Are CEO's measuring the Right Metrics?

January 11, 2019


Metrics.  The world these days seems to be ruled by them.  Everywhere you turn it’s about numbers. GDP, unemployment, profitability, sales, income, taxes.  Everything our society lives by seems to be defined by numbers.


But when it comes to business are we really looking at the right numbers? Are revenue, costs, EBIT and earnings per share (EPS) really the be all end all?


No they’re not.  


As a marketer and executive coach to founders and CEO's with over 20 years experience working at the executive level, I’ve seen companies fail that had good financial metrics but poor consumer / brand metrics.  The case has been driven home to me even more so by my recent arrival in Chile.


For example,  one of my clients, who entered the US market a few years ago, was scratching their heads about why they weren’t making progress in the US.  


They would say: “The market is enormous, we have a great product, we have excellent distribution and all the buyers at retail keep telling us how high quality our product is. The market is enormous so why aren’t we able to even carve out a measly 1% market share?”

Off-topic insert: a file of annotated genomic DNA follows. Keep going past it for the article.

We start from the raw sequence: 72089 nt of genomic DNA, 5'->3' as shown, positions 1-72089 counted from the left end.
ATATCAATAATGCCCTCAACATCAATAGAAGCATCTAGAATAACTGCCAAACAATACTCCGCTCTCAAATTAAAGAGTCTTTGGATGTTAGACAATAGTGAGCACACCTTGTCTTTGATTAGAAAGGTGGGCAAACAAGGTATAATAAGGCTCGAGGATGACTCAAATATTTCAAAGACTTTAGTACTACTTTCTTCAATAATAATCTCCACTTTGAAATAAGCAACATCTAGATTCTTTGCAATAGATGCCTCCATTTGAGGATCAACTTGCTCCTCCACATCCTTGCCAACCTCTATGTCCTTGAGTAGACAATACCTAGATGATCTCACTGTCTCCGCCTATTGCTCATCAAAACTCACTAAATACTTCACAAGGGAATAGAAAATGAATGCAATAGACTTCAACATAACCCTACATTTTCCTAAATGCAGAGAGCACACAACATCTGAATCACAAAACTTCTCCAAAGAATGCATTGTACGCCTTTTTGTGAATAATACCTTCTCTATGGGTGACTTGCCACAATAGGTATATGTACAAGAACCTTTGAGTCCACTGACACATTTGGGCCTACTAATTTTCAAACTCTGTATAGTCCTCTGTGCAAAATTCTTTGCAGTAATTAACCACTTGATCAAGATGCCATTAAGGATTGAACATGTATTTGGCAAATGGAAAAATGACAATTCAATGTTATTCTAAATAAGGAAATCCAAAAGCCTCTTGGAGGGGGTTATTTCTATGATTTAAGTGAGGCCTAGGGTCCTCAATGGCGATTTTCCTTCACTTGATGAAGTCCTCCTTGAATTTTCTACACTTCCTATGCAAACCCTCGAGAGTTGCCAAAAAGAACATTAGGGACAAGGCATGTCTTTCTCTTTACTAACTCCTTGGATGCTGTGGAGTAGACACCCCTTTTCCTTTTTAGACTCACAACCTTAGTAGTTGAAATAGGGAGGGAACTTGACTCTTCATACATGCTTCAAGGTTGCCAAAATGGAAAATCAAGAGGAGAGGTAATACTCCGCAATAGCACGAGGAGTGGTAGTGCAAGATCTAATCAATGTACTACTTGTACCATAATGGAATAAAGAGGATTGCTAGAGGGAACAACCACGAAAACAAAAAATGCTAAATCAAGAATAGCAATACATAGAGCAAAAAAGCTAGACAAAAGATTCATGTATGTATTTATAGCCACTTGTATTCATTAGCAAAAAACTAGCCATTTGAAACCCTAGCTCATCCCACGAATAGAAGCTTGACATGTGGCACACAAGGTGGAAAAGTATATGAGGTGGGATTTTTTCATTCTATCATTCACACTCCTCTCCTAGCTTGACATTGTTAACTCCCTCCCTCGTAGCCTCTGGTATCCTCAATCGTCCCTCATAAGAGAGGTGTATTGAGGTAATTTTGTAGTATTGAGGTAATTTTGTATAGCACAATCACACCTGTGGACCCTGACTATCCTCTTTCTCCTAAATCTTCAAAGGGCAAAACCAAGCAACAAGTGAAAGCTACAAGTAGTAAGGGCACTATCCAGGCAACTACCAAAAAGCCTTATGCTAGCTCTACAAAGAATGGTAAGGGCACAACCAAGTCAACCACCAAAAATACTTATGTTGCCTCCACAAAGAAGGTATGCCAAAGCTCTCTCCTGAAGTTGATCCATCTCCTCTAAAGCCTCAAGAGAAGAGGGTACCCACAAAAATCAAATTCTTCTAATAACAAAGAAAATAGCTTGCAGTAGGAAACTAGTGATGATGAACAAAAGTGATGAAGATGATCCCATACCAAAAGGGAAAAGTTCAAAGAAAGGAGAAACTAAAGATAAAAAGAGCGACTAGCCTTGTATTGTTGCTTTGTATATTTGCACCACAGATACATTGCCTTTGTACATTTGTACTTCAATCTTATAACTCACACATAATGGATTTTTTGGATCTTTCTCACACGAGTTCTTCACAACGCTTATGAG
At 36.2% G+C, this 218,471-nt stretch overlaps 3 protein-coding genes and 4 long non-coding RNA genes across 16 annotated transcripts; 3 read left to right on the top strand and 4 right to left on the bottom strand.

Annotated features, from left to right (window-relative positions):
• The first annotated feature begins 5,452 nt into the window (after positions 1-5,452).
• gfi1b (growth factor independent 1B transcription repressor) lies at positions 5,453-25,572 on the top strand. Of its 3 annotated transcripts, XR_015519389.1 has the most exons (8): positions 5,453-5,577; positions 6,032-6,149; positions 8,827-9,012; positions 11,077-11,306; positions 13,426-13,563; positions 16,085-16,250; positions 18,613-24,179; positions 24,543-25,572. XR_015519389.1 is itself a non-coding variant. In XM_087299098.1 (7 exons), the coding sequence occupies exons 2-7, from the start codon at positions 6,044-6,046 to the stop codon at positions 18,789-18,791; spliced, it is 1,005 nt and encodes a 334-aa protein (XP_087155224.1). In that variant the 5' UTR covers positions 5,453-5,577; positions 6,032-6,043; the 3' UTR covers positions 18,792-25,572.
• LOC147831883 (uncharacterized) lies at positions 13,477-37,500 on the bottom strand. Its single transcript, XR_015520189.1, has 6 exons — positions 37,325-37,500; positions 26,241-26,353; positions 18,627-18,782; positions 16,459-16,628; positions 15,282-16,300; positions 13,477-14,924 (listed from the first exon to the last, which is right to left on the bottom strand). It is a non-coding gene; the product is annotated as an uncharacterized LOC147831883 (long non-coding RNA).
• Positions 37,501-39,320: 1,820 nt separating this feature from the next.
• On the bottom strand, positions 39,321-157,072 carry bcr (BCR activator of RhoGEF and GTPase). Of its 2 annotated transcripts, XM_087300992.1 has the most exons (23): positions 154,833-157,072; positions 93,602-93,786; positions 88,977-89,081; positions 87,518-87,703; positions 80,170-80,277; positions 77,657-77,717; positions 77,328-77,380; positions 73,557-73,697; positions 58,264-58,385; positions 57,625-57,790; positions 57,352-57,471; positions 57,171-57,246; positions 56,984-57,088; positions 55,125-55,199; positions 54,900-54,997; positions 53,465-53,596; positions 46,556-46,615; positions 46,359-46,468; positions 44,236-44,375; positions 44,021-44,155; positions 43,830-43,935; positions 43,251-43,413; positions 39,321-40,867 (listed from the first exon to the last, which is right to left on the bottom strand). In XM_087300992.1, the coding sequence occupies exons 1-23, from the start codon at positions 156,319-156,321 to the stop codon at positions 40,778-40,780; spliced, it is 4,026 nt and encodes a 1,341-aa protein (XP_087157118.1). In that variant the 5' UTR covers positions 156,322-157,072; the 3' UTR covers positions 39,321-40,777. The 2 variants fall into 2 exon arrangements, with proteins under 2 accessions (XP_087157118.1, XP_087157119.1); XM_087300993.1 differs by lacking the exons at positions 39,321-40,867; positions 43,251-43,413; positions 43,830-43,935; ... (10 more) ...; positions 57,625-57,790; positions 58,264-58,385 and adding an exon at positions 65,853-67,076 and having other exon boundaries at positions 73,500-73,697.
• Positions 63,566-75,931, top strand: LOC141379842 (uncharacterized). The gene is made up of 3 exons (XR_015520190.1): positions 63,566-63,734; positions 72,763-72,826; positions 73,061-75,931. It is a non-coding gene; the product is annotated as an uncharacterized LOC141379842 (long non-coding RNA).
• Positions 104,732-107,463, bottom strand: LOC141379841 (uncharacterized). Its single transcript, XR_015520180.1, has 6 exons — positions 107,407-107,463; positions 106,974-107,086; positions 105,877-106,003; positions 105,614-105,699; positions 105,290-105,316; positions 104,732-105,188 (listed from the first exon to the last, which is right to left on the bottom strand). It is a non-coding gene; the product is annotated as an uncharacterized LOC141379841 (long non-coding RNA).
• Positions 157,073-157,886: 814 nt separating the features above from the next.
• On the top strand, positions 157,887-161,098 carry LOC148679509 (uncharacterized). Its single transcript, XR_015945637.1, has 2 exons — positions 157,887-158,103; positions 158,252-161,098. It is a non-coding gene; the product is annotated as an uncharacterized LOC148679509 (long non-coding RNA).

Metrics my friend.  It’s not possible because they’re looking at the wrong metrics.  


The thing that this Chilean company gets wrong, which I’ve seen many other startups and much larger size companies get wrong as well, is that they only look at the business through the lens of sales, costs, profits and operating margins.  


They are forgetting the most important metrics of all: The metrics around the customer journey.


You see revenue, and therefore profits, come as a function of a very basic human action:  The act of buying your product / service. But before someone buys your product, unless you have a very established brand or a must have product that nobody else has, every customer must go through a journey before giving you their hard-earned money.  


The journey looks like this:






For a consumer to want to buy your product they naturally have to know that you exist.  You can have the best mayonnaise in the world, the coolest video game or the artificial intelligence technology but if the client has never heard of you,  your product won’t even register as an option for them.


Take Joe Average for example.  Joe walks into Safeway and buys the same tube of Crest toothpaste he’s been buying for the past 20 years once every 3 months.  


Keep in mind that it doesn’t matter if your organic, fluoride free toothpaste is sitting on the shelf next to Crest.  The neuroscience behind Joe’s behavior shows us that consumers, on average, have an attention span that’s about 3 seconds (compare that to the 8 seconds a squirrel has).  




Joe isn’t going to look for alternatives unless he’s had a really bad experience with Crest or it isn’t available.  


But to buy something else Joe has to know it exists. So he has to either see it on the shelf near the other toothpaste brands or he’s heard of it someplace else (YouTube, social media, a friend recommended it to him).